The two members of the British Board of Deputies who accused their vice-chair of anti-semitism were themselves the target of a censure motion from the Board’s leadership for what was called a “spectacular own goal”.
Jacob Lyons and Martin Rankoff collected signatures for a motion of no confidence in Dr Sheila Gewolb after she issued a press release criticising Israel’s Nation State Law.

The press release was issued by Dr Gewolb in July in the name of the Board and it criticised the new law – which says that only Jewish Israelis have a right to self-determination and downgrades the status of the Arabic language – as “regressive”.

The two members accused her of “applying double standards to Israel” – one of the examples of antisemitism given in the IHRA code that the Board of Deputies persuaded the Labour Party to adopt in its disciplinary code.

This was the example – “applying double standards – that the Board itself used to accuse the National Union of Students of antisemitism for voting to support the Boycott, Divestment and Sanctions campaign.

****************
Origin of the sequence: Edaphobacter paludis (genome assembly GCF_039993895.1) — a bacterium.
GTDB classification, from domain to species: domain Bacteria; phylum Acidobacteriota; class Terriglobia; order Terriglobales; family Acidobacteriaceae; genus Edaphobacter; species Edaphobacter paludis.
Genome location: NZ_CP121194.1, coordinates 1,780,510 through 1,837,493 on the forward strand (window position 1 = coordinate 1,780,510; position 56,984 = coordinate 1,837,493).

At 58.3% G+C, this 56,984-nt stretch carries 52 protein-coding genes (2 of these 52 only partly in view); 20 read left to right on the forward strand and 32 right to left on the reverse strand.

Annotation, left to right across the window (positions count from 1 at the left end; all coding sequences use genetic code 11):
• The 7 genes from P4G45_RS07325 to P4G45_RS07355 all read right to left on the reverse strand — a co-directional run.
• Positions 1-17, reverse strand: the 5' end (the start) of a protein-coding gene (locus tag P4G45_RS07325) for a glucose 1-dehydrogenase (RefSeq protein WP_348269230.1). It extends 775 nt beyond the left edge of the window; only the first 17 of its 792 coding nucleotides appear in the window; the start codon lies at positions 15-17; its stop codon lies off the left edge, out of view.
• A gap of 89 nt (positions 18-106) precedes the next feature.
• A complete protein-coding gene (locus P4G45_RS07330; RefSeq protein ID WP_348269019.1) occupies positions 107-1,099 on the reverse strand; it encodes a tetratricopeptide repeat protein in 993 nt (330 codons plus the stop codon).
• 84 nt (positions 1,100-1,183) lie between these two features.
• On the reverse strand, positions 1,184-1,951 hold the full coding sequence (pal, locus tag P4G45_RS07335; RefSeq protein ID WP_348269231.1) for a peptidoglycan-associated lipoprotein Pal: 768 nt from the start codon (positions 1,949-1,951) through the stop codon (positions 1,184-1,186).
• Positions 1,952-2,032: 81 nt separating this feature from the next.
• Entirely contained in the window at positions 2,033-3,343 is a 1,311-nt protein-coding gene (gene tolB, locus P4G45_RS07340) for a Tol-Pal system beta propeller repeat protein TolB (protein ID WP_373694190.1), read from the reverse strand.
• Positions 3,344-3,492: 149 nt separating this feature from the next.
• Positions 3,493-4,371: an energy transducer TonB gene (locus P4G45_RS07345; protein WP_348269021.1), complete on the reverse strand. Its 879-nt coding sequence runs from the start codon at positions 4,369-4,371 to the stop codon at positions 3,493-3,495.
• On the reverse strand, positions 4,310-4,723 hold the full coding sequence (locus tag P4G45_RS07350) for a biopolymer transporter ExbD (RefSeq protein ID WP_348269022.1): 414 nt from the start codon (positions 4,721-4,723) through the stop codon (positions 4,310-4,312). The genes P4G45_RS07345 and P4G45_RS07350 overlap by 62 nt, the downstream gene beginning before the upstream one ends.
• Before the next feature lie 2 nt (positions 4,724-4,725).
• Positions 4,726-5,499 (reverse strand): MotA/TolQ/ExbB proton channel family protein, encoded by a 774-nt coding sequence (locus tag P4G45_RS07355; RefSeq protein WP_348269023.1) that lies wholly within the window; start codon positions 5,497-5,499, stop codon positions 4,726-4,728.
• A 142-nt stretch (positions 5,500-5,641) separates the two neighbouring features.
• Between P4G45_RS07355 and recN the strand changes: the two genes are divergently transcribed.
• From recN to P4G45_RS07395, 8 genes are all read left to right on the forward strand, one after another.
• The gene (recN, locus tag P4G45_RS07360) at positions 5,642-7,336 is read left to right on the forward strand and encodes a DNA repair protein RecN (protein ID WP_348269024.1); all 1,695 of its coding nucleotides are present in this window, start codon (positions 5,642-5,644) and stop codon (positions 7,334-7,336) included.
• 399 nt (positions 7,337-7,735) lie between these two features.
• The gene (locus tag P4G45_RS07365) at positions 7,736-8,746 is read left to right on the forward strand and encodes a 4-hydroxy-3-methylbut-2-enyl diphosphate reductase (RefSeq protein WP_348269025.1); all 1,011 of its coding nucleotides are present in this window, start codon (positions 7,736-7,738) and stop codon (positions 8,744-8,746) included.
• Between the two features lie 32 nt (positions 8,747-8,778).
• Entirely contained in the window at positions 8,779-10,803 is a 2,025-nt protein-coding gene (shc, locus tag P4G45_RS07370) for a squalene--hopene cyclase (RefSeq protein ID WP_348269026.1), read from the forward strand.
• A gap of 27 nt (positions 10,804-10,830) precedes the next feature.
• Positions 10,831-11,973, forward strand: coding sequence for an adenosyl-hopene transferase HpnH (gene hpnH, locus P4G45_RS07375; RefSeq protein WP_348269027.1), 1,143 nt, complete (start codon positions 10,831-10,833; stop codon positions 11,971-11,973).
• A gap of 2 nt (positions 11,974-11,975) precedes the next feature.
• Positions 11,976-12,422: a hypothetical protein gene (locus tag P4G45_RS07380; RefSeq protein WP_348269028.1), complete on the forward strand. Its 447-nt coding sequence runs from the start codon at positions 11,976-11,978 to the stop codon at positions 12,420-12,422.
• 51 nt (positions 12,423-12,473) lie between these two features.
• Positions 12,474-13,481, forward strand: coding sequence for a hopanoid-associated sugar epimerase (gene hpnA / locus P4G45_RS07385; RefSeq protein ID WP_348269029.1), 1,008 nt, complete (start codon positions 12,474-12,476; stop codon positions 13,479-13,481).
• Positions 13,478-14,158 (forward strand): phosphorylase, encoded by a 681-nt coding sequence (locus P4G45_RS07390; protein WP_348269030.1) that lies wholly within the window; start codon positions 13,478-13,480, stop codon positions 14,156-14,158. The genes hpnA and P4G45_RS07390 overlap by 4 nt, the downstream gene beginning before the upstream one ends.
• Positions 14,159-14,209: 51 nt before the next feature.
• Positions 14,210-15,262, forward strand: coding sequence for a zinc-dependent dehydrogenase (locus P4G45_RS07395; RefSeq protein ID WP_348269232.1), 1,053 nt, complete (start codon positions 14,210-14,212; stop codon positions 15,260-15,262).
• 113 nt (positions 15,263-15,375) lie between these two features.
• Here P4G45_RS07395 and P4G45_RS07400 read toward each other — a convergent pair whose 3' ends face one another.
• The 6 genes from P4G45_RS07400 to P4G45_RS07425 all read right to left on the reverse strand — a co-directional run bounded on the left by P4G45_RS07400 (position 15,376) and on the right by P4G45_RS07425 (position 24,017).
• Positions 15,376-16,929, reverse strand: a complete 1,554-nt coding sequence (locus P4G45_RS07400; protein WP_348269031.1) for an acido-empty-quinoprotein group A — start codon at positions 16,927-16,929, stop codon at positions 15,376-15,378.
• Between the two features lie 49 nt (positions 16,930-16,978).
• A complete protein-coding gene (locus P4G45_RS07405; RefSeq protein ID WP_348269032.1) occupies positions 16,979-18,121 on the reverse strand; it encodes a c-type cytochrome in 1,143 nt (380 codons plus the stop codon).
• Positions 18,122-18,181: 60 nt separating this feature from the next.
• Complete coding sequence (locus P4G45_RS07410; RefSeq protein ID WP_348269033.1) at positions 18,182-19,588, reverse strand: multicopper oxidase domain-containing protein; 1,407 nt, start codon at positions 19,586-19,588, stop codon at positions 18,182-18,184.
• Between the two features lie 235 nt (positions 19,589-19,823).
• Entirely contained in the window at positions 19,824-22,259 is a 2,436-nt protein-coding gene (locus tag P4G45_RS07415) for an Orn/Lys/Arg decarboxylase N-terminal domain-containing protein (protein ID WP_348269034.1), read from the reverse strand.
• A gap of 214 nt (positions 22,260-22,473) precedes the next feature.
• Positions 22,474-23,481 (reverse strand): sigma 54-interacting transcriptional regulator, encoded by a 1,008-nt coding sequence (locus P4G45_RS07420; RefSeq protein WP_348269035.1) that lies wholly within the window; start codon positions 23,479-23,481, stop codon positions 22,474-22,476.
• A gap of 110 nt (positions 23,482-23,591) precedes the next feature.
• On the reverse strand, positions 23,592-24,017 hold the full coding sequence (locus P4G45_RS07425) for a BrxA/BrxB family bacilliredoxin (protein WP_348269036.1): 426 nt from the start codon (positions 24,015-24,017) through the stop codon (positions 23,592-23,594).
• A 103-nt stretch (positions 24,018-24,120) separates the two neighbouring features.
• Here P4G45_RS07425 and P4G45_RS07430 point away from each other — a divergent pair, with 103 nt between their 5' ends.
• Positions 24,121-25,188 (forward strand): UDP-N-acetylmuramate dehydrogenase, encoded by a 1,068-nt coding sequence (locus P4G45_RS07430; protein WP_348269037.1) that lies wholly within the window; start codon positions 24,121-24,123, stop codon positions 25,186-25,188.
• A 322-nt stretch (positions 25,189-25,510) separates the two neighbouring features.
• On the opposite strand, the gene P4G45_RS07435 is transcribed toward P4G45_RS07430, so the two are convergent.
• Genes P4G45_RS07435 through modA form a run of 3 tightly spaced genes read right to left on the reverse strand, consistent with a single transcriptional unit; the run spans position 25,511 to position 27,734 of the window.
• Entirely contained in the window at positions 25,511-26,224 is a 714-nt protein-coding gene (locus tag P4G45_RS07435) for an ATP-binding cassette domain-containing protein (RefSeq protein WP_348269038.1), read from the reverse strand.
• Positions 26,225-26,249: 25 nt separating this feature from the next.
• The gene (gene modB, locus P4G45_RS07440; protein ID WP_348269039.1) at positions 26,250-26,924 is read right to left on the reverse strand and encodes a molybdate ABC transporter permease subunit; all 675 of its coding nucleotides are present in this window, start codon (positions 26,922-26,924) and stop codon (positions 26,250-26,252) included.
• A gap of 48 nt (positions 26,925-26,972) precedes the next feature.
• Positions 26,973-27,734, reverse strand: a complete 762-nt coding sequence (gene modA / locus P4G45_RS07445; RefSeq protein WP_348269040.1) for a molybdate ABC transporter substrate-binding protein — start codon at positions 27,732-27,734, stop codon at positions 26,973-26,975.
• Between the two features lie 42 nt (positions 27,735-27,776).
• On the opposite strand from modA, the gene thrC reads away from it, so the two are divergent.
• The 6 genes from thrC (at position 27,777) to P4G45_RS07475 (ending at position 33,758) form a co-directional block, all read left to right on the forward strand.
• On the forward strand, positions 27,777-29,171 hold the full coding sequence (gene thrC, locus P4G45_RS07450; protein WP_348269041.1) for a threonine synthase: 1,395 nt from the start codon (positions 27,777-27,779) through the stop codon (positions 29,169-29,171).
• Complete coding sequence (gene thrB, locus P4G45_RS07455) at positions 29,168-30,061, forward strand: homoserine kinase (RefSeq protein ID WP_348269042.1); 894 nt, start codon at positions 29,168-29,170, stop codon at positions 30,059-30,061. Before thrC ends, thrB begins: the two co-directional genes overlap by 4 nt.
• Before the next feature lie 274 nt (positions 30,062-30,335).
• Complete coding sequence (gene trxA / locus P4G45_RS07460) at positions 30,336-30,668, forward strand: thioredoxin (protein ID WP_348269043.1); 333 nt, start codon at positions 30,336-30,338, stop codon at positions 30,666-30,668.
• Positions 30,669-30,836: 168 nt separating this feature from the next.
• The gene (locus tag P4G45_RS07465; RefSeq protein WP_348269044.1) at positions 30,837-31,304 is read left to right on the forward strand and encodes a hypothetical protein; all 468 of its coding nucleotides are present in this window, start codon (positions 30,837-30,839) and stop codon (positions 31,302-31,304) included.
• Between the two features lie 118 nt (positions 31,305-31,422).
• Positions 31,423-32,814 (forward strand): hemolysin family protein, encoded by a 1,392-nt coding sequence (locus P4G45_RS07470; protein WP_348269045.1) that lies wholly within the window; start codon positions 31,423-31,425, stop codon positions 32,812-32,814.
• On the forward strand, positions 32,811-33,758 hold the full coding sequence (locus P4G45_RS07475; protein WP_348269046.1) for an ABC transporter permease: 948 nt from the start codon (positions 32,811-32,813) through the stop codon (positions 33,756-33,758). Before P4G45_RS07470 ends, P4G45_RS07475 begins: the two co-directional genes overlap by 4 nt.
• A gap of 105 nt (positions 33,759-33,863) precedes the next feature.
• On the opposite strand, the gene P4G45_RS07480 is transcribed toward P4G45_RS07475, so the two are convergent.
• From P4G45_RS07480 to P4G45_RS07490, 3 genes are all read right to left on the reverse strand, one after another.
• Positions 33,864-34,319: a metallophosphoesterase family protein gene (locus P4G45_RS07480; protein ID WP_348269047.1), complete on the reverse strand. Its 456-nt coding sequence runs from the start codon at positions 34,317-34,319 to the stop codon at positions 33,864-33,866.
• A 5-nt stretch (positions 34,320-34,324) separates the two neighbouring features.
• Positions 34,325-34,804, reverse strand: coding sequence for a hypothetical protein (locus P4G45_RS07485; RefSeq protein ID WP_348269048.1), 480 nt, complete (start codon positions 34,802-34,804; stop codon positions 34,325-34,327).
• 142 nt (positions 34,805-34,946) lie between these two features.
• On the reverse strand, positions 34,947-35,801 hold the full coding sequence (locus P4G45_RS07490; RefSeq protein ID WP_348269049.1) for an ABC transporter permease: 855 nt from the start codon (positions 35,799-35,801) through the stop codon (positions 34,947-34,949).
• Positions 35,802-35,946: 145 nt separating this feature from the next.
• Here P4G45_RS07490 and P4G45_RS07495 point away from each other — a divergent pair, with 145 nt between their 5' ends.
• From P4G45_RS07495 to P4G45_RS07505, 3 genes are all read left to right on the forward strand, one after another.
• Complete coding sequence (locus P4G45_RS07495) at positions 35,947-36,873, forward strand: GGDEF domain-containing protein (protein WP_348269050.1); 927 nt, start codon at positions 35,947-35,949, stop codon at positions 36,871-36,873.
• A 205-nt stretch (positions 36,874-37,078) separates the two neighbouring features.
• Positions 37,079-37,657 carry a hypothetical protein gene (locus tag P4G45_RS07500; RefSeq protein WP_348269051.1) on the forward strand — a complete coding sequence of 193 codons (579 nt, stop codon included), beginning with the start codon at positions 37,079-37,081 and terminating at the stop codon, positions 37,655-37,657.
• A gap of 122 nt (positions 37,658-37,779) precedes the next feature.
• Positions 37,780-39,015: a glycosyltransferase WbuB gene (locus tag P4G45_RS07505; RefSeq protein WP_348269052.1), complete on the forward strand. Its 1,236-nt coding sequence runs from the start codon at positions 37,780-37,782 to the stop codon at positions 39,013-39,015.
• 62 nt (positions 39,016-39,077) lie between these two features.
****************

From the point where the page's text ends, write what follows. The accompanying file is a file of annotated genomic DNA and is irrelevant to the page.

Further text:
The Board used the same example to accuse academics of antisemitism when they wrote to the Guardian to support an academic boycott in 2015.

The potential for embarrassment was recognised by the Board when they issued a vote of censure against the two members for “bringing the Board into disrepute” at the same time as urging their members not to sign their vote of censure against Dr Gewolb.

At a meeting of the Board in October President of the Board Marie van der Zyl issued an edict to members that they had to “welcome a huge diversity of opinion” and “learn to disagree with tolerance and respect”.

Liberal Democrat MP tables Bill for the recognition of Palestine

Layla Moran, the Liberal Democrat MP for Oxford West, has tabled a private member’s bill to recognise the State of Palestine – though it stands little chance of being debated and even less of being passed.moran